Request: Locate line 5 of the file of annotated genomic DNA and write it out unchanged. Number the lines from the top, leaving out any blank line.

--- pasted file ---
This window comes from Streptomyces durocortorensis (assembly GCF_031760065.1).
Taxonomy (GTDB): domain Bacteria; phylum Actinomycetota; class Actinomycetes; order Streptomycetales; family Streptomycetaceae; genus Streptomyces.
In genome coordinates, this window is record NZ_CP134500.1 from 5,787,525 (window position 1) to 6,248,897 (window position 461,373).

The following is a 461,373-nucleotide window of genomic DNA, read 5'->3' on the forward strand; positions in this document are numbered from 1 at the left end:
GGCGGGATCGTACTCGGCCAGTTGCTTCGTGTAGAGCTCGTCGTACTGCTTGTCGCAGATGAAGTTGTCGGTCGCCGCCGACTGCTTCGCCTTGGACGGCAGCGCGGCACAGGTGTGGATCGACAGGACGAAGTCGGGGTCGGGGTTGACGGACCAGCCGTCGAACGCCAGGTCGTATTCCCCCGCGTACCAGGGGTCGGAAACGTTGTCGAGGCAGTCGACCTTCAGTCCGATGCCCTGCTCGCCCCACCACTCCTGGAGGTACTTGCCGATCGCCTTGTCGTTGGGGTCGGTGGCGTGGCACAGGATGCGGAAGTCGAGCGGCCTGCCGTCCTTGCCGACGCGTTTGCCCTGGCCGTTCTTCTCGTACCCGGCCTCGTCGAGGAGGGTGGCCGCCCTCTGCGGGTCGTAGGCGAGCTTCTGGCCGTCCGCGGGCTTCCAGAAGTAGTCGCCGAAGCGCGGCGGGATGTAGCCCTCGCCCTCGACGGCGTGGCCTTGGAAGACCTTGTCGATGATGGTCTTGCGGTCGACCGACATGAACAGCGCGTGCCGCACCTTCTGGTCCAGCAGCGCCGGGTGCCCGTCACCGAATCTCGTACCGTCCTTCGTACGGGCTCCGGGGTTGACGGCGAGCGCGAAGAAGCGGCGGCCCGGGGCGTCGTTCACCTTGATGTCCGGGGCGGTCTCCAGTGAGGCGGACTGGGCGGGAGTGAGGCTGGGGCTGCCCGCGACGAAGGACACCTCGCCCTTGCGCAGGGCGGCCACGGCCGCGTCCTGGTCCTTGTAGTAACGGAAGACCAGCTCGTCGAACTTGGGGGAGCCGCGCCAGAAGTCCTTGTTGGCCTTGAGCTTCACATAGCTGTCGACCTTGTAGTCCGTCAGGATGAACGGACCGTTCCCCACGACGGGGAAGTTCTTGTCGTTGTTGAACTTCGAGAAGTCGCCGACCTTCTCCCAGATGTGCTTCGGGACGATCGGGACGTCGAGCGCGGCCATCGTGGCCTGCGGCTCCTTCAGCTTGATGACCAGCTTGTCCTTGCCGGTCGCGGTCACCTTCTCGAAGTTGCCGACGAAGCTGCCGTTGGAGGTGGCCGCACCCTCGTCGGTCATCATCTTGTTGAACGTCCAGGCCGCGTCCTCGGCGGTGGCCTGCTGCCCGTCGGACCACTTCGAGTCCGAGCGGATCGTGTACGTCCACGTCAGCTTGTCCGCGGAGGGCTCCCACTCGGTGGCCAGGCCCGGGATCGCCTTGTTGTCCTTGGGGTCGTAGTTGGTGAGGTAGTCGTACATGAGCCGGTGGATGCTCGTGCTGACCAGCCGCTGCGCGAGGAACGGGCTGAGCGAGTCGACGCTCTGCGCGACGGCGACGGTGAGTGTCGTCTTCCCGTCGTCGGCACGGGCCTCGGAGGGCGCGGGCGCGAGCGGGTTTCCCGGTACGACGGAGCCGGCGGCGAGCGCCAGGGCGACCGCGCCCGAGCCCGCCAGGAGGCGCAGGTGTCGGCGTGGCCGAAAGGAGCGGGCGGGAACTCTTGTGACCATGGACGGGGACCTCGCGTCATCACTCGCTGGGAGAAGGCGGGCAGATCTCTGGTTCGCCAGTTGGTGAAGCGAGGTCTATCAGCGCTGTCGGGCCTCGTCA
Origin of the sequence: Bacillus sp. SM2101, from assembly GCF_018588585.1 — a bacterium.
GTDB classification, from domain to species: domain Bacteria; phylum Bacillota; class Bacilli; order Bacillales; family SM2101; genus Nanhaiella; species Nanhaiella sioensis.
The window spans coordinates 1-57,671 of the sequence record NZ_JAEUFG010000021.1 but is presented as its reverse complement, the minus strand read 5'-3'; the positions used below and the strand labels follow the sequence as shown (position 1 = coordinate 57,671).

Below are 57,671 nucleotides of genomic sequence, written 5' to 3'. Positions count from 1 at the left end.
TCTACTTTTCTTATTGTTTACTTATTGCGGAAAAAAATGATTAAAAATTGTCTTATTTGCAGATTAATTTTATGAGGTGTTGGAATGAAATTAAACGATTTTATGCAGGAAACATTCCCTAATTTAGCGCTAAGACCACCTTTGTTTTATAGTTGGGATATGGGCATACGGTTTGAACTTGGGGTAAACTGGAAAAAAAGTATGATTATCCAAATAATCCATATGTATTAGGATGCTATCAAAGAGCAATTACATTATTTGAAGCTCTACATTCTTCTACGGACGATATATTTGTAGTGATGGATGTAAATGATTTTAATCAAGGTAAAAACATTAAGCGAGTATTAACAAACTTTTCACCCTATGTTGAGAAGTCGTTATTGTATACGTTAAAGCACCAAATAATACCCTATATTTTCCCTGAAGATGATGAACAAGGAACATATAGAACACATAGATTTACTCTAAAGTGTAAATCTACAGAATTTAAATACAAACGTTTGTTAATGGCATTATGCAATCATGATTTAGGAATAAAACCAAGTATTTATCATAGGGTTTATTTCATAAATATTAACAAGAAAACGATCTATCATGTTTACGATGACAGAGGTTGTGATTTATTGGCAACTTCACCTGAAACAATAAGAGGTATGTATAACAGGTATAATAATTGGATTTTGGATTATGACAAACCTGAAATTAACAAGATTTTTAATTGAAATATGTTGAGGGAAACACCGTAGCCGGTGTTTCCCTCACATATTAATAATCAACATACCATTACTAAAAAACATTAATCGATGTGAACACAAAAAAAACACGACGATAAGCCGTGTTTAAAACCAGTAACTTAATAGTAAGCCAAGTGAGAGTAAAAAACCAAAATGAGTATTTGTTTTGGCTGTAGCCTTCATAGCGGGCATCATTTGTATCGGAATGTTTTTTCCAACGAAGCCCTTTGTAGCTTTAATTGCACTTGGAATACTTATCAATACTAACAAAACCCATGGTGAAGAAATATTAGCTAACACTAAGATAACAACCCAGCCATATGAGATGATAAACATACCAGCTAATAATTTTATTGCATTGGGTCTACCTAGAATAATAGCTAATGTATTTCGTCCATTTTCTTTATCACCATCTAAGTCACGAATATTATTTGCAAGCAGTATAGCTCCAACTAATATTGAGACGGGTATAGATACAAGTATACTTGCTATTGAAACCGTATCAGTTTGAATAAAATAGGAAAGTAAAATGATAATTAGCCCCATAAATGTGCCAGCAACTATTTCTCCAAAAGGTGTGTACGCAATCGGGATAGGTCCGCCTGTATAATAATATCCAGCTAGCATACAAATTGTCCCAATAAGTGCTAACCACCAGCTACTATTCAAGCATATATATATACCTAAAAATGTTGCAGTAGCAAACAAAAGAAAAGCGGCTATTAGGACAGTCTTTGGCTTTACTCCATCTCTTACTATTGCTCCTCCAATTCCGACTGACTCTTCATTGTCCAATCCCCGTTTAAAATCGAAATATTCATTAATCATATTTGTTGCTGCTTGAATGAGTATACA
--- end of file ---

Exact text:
GGCGGGATCGTACTCGGCCAGTTGCTTCGTGTAGAGCTCGTCGTACTGCTTGTCGCAGATGAAGTTGTCGGTCGCCGCCGACTGCTTCGCCTTGGACGGCAGCGCGGCACAGGTGTGGATCGACAGGACGAAGTCGGGGTCGGGGTTGACGGACCAGCCGTCGAACGCCAGGTCGTATTCCCCCGCGTACCAGGGGTCGGAAACGTTGTCGAGGCAGTCGACCTTCAGTCCGATGCCCTGCTCGCCCCACCACTCCTGGAGGTACTTGCCGATCGCCTTGTCGTTGGGGTCGGTGGCGTGGCACAGGATGCGGAAGTCGAGCGGCCTGCCGTCCTTGCCGACGCGTTTGCCCTGGCCGTTCTTCTCGTACCCGGCCTCGTCGAGGAGGGTGGCCGCCCTCTGCGGGTCGTAGGCGAGCTTCTGGCCGTCCGCGGGCTTCCAGAAGTAGTCGCCGAAGCGCGGCGGGATGTAGCCCTCGCCCTCGACGGCGTGGCCTTGGAAGACCTTGTCGATGATGGTCTTGCGGTCGACCGACATGAACAGCGCGTGCCGCACCTTCTGGTCCAGCAGCGCCGGGTGCCCGTCACCGAATCTCGTACCGTCCTTCGTACGGGCTCCGGGGTTGACGGCGAGCGCGAAGAAGCGGCGGCCCGGGGCGTCGTTCACCTTGATGTCCGGGGCGGTCTCCAGTGAGGCGGACTGGGCGGGAGTGAGGCTGGGGCTGCCCGCGACGAAGGACACCTCGCCCTTGCGCAGGGCGGCCACGGCCGCGTCCTGGTCCTTGTAGTAACGGAAGACCAGCTCGTCGAACTTGGGGGAGCCGCGCCAGAAGTCCTTGTTGGCCTTGAGCTTCACATAGCTGTCGACCTTGTAGTCCGTCAGGATGAACGGACCGTTCCCCACGACGGGGAAGTTCTTGTCGTTGTTGAACTTCGAGAAGTCGCCGACCTTCTCCCAGATGTGCTTCGGGACGATCGGGACGTCGAGCGCGGCCATCGTGGCCTGCGGCTCCTTCAGCTTGATGACCAGCTTGTCCTTGCCGGTCGCGGTCACCTTCTCGAAGTTGCCGACGAAGCTGCCGTTGGAGGTGGCCGCACCCTCGTCGGTCATCATCTTGTTGAACGTCCAGGCCGCGTCCTCGGCGGTGGCCTGCTGCCCGTCGGACCACTTCGAGTCCGAGCGGATCGTGTACGTCCACGTCAGCTTGTCCGCGGAGGGCTCCCACTCGGTGGCCAGGCCCGGGATCGCCTTGTTGTCCTTGGGGTCGTAGTTGGTGAGGTAGTCGTACATGAGCCGGTGGATGCTCGTGCTGACCAGCCGCTGCGCGAGGAACGGGCTGAGCGAGTCGACGCTCTGCGCGACGGCGACGGTGAGTGTCGTCTTCCCGTCGTCGGCACGGGCCTCGGAGGGCGCGGGCGCGAGCGGGTTTCCCGGTACGACGGAGCCGGCGGCGAGCGCCAGGGCGACCGCGCCCGAGCCCGCCAGGAGGCGCAGGTGTCGGCGTGGCCGAAAGGAGCGGGCGGGAACTCTTGTGACCATGGACGGGGACCTCGCGTCATCACTCGCTGGGAGAAGGCGGGCAGATCTCTGGTTCGCCAGTTGGTGAAGCGAGGTCTATCAGCGCTGTCGGGCCTCGTCA